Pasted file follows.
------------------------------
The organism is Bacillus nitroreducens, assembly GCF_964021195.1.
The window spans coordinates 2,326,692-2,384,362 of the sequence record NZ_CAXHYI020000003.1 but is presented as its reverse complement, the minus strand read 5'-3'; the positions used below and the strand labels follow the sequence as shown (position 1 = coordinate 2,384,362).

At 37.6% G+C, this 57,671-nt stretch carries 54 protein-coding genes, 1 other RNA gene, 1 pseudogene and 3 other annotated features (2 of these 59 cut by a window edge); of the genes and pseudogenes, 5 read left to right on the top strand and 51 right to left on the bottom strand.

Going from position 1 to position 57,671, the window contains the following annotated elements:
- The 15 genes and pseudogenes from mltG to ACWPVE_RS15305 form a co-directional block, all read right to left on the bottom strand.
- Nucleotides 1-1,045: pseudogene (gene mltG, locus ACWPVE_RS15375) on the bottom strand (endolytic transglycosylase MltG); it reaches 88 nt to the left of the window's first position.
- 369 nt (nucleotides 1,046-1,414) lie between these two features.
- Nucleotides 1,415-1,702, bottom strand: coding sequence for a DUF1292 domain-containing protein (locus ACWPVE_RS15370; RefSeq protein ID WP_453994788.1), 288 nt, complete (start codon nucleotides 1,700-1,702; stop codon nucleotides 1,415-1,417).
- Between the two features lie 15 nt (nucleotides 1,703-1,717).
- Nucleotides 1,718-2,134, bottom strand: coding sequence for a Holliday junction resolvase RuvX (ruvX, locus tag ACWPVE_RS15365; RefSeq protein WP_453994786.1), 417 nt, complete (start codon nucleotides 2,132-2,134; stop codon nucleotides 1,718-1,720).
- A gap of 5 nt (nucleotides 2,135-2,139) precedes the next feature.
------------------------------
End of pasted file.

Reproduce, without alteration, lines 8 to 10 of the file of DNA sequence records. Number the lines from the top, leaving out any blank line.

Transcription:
- Nucleotides 1,415-1,702, bottom strand: coding sequence for a DUF1292 domain-containing protein (locus ACWPVE_RS15370; RefSeq protein ID WP_453994788.1), 288 nt, complete (start codon nucleotides 1,700-1,702; stop codon nucleotides 1,415-1,417).
- Between the two features lie 15 nt (nucleotides 1,703-1,717).
- Nucleotides 1,718-2,134, bottom strand: coding sequence for a Holliday junction resolvase RuvX (ruvX, locus tag ACWPVE_RS15365; RefSeq protein WP_453994786.1), 417 nt, complete (start codon nucleotides 2,132-2,134; stop codon nucleotides 1,718-1,720).